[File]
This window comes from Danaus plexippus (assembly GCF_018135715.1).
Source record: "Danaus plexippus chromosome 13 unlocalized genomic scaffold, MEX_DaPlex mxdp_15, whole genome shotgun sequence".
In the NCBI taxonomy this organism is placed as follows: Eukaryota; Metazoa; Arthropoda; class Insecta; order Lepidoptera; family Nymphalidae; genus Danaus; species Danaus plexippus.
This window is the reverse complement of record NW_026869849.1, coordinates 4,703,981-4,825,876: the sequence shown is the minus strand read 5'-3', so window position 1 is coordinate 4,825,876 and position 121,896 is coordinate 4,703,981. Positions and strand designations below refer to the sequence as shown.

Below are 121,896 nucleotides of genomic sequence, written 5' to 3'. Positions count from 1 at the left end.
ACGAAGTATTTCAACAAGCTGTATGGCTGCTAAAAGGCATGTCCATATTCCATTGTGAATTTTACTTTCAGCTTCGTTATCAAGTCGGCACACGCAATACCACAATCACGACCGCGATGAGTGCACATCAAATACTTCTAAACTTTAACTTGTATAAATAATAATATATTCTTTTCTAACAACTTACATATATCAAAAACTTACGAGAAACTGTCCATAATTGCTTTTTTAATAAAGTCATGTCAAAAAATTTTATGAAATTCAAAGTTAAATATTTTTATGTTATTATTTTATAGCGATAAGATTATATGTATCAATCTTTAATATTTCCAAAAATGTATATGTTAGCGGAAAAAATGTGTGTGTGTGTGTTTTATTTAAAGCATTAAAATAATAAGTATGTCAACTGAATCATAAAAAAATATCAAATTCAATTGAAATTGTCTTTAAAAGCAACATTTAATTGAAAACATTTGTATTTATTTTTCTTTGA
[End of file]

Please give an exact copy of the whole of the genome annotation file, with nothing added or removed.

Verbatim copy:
This window comes from Danaus plexippus (assembly GCF_018135715.1).
Source record: "Danaus plexippus chromosome 13 unlocalized genomic scaffold, MEX_DaPlex mxdp_15, whole genome shotgun sequence".
In the NCBI taxonomy this organism is placed as follows: Eukaryota; Metazoa; Arthropoda; class Insecta; order Lepidoptera; family Nymphalidae; genus Danaus; species Danaus plexippus.
This window is the reverse complement of record NW_026869849.1, coordinates 4,703,981-4,825,876: the sequence shown is the minus strand read 5'-3', so window position 1 is coordinate 4,825,876 and position 121,896 is coordinate 4,703,981. Positions and strand designations below refer to the sequence as shown.

Below are 121,896 nucleotides of genomic sequence, written 5' to 3'. Positions count from 1 at the left end.
ACGAAGTATTTCAACAAGCTGTATGGCTGCTAAAAGGCATGTCCATATTCCATTGTGAATTTTACTTTCAGCTTCGTTATCAAGTCGGCACACGCAATACCACAATCACGACCGCGATGAGTGCACATCAAATACTTCTAAACTTTAACTTGTATAAATAATAATATATTCTTTTCTAACAACTTACATATATCAAAAACTTACGAGAAACTGTCCATAATTGCTTTTTTAATAAAGTCATGTCAAAAAATTTTATGAAATTCAAAGTTAAATATTTTTATGTTATTATTTTATAGCGATAAGATTATATGTATCAATCTTTAATATTTCCAAAAATGTATATGTTAGCGGAAAAAATGTGTGTGTGTGTGTTTTATTTAAAGCATTAAAATAATAAGTATGTCAACTGAATCATAAAAAAATATCAAATTCAATTGAAATTGTCTTTAAAAGCAACATTTAATTGAAAACATTTGTATTTATTTTTCTTTGA